Washing Windows: Partitioning

It’s been ages since I’ve posted anything. To be honest, it’s because I haven’t had anything interesting to post about. Well, it could be argued that I never had anything interesting to post about in the first place.

Anyways, I want to talk about Windows XP again. I didn’t really see the need to clarify that I was using XP before because the only obvious alternative to that is Vista, and… well, why would anyone talk about Vista? But seriously, with 7 on the way (and the release candidate sitting on one of my hard drives as I type), I think it is time to specify my version. Perhaps I did specify before, but I can’t remember (it’s been that long).

What I want to talk about is partitioning XP. Just a quick warning: don’t do any of this unless you’re confident enough. I take no blame for any loss of time or data relating to what I describe here on in. 🙂

With any installation of Windows, you need at least one drive. It doesn’t have to be “C” so I won’t say it’s the “C drive”. I’d like to call it the “system drive”, but that’s not quite right.

Now, this might sound stupid to you (it certainly does to me), but XP itself calls that partition the “boot” drive (just check Disk Management in the Microsoft Management Console). When I installed XP on my laptop, I created three partitions; the third partition is the one that I chose to install XP onto. The first partition I created was 8MB large. (Yes, that’s MB, not GB.) The second was about 1.5 times the size of memory on my laptop.

Obvious the second partition was for the page file, but the first? You see, when I chose to install XP onto the third partition, XP couldn’t just use that one partition for its installation. It needed to place the boot loader (ntldr) in the first partition. That’s the so-called “system” drive.

So far, so good? First partition contains boot loader and is the system drive, second contains the page file, and third contains XP itself and is the boot drive. The two titles are swapped as far as I’m concerned. All three if you count the “swap drive”.

Now, when I got XP up and running, I decided that I wanted to create some more partitions for better organization. I made a fourth partition for temporary files (cache for internet files, temp and tmp folders, etc.).  My sixth parition was for my program files, and my seventh was for my documents and settings (well, at least the settings, but I keep documents elsewhere usually). The last partition was for my media files (videos, music, etc.).

Maybe you are wondering how I managed to separate my temporary file folders and program file folder from the “boot” drive. It’s quite simple, but can be very annoying if mistakes are made. Believe me – I screwed up the first time. The “trick” is to modify the registry. It’s easy to do, but many would perceive doing so as intimidating if not downright scary.

For the program files folder, the “obvious” way is to just copy the contents of the folder to the partition, and then make a change to the ProgramFilesDir value. The problem is that old keys and values with hard-coded references to the location of the old program files folder. Because of them, this simple change results in not being able to delete the original program files folder. Of course, the solution is to find those hard-coded references and change them to the new location. This is easy to do. Just export the entire registry, thereby creating a .reg file, then modifying that .reg file (which is really just plain text). Just use notepad or whatever and replace all instances of “C:\Program Files” with “X:” (if X is the drive letter). One thing to be aware of is that XP still contains 8.3 naming in some references. In short, instead of using “C:\Program Files”, it will be “C:\Progra~1”. In my desktop installation, there are still such references in the registry.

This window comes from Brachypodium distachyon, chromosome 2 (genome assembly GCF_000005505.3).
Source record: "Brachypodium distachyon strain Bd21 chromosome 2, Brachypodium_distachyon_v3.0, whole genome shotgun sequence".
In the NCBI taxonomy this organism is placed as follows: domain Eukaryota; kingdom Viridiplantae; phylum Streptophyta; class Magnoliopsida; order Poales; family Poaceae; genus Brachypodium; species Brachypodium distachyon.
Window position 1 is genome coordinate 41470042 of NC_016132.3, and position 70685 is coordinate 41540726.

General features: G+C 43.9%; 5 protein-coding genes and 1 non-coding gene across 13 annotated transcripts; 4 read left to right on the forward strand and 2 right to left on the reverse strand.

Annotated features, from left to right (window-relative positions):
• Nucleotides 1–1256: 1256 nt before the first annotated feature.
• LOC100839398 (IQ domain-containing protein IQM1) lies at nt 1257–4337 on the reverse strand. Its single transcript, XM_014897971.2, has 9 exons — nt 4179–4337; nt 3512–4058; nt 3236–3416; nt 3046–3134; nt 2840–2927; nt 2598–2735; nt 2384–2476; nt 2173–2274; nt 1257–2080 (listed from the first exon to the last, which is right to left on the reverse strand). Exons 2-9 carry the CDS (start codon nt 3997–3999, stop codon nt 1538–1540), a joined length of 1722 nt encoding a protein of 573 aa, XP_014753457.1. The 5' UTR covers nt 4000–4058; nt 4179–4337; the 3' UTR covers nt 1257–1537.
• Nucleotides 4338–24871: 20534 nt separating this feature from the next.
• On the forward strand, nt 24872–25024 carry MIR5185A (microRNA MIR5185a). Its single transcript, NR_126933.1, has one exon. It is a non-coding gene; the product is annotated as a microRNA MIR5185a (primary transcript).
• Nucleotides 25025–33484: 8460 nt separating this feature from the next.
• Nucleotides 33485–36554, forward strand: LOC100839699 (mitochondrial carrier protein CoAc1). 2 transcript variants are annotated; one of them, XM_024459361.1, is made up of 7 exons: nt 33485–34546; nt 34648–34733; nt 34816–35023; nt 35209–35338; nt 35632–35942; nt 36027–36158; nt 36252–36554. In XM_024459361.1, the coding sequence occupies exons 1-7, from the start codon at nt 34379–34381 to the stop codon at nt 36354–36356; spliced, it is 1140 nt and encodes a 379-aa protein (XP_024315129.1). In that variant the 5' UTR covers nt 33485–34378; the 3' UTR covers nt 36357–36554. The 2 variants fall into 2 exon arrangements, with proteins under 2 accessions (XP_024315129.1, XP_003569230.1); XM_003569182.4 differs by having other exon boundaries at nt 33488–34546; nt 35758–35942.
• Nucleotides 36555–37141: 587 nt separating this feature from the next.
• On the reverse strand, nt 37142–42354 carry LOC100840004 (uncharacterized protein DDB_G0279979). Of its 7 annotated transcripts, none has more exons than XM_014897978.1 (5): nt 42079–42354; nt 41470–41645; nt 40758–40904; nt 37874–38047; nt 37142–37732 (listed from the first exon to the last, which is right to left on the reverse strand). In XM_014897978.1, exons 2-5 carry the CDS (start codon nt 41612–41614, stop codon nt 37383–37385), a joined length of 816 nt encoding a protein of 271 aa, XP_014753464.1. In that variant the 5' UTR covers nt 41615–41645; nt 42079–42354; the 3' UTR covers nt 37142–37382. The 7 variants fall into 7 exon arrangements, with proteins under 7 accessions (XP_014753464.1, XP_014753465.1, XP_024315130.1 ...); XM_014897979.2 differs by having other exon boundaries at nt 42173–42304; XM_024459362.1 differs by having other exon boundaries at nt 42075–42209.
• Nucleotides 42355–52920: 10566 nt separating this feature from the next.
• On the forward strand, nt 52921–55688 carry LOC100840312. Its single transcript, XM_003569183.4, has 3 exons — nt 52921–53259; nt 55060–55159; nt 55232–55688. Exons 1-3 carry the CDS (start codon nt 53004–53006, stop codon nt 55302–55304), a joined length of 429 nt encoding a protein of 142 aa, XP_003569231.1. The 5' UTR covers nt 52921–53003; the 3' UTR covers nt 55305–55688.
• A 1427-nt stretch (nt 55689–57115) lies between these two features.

As for the temporary files folder(s), you should do the same thing using “C:\Windows\Temp” for your search. An interesting point here is that XP actually has registry values for both “temp” and “tmp” folders. There’s no real point in having two separate folders, but that’s exactly what I have.

The Documents and Settings folder can be changed similarly to how Program Files was changed. The one thing you might wish to know is that each user has a folder in the Documents and Settings folder, and in each of those is a folder for temporary files for that specific user. Why not relocate those to the temporary files partition already set up? That’s what I did. Wherever you have “%USERPROFILE%\Local Settings\Temp” you can change to “Y:\Temp\%USERNAME%”. Just remember that the system temp folder should be something like “Y:\Temp\system” instead of just “Y:\Temp” so as to keep the system temp folder separate from the user temp folders.

I won’t flesh out the details because if you’ve managed to figure out what I’m talking about and are confident enough to try this out, you should have no problem working it out by yourself.

I plan on re-installing XP on my desktop so as to achieve a nice partitioning scheme similar to that of my laptop. Maybe you are wondering why I would bother. The answer is that it makes things seem neater. One thing’s for sure: my laptop’s XP partition has only 1.13GB of data (fully updated) and doesn’t need to be defragmented as often as it did before. Of course, I’m using a stripped down version of XP with some services removed (nlite is your friend), but I’d expect similar results even with a normal version of XP.

Have fun!

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